February 11, 2016

A new computational method to predict rare events

MIT Sea Grant postdoc Hessam Babaee and co-author T.P. Sapsis from the Department of Mechanical Engineering at MIT published new research in Proceeding of the Royal Society A on using computational methods to predict rare events.

A broad range of complex systems in nature and technology are characterized by the presence of strongly transient and unexpected dynamic features, such as rare events. Due to their abrupt nature, these instabilities are hard to predict and understand. These rare events, although unlikely to occur, they can potentially have enormous impacts. For example, rogue or freak waves in oceans are hard to predict, but can cause catastrophic damage to ship and coastal structures. This study presents a novel method that extracts the most relevant components of the dynamics for these transient features. The proposed approach paves the way for the formulation of efficient prediction, filtering, and control strategies of infinite-dimensional, chaotic systems encountered in science and engineering.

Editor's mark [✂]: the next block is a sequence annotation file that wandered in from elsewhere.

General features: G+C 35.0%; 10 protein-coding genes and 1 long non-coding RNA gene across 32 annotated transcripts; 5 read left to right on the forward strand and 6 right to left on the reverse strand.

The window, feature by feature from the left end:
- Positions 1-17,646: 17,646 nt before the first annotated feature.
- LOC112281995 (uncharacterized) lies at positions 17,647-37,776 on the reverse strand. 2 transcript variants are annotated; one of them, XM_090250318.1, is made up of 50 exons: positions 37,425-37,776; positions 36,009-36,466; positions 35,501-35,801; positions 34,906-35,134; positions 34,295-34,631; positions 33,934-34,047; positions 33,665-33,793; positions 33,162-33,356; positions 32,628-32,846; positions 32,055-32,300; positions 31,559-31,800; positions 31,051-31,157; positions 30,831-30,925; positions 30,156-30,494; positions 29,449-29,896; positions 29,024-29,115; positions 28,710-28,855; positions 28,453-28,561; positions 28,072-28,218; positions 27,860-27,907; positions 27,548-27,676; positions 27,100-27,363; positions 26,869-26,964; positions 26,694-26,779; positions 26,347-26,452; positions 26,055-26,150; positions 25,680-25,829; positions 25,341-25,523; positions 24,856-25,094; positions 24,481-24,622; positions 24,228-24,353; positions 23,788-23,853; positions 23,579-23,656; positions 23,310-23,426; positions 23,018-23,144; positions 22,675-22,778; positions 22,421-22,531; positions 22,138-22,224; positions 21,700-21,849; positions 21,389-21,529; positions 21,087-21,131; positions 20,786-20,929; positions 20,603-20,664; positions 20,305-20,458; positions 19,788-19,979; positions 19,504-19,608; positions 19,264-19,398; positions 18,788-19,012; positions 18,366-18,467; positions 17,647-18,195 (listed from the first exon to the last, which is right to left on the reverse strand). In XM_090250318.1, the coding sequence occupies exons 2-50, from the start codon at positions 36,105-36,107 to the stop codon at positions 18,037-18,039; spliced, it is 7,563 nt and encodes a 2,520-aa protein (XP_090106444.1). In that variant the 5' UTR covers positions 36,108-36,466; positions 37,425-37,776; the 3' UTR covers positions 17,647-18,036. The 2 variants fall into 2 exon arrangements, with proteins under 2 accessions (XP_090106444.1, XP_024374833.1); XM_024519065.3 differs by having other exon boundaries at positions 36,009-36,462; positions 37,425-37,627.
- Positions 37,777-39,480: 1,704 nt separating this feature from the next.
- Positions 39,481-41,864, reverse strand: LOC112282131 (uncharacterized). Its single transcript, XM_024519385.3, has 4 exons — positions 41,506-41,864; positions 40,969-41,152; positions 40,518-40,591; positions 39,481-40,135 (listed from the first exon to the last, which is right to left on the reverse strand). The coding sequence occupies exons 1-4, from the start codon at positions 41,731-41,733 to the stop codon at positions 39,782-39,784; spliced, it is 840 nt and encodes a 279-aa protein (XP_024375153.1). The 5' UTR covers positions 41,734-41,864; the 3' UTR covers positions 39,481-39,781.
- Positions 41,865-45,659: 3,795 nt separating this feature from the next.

The paper can be found here: A minimization principle for the description of modes associated with finite-time instabilities